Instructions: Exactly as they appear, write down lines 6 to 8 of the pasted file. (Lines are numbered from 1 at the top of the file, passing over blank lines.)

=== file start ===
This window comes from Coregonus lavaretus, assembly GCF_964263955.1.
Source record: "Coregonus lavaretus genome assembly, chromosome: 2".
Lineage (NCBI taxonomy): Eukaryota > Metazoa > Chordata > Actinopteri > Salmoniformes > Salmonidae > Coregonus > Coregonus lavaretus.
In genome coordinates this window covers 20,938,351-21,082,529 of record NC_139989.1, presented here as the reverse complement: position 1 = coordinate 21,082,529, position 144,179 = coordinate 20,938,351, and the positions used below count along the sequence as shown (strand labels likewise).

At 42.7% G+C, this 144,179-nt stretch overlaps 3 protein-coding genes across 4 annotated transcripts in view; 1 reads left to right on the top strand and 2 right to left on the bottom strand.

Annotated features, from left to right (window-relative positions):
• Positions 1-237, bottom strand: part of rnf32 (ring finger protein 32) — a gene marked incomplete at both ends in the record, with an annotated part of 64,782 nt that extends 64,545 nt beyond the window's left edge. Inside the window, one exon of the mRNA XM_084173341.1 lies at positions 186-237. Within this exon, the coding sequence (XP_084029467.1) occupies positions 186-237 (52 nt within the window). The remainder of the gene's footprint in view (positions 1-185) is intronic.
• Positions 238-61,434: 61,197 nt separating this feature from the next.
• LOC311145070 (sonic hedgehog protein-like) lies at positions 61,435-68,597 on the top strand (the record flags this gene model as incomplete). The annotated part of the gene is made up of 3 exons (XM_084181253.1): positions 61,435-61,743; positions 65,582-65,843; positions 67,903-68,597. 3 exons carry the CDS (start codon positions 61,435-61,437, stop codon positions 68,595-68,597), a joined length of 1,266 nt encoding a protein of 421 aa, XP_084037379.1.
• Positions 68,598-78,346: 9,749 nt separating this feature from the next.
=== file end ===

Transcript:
Annotated features, from left to right (window-relative positions):
• Positions 1-237, bottom strand: part of rnf32 (ring finger protein 32) — a gene marked incomplete at both ends in the record, with an annotated part of 64,782 nt that extends 64,545 nt beyond the window's left edge. Inside the window, one exon of the mRNA XM_084173341.1 lies at positions 186-237. Within this exon, the coding sequence (XP_084029467.1) occupies positions 186-237 (52 nt within the window). The remainder of the gene's footprint in view (positions 1-185) is intronic.
• Positions 238-61,434: 61,197 nt separating this feature from the next.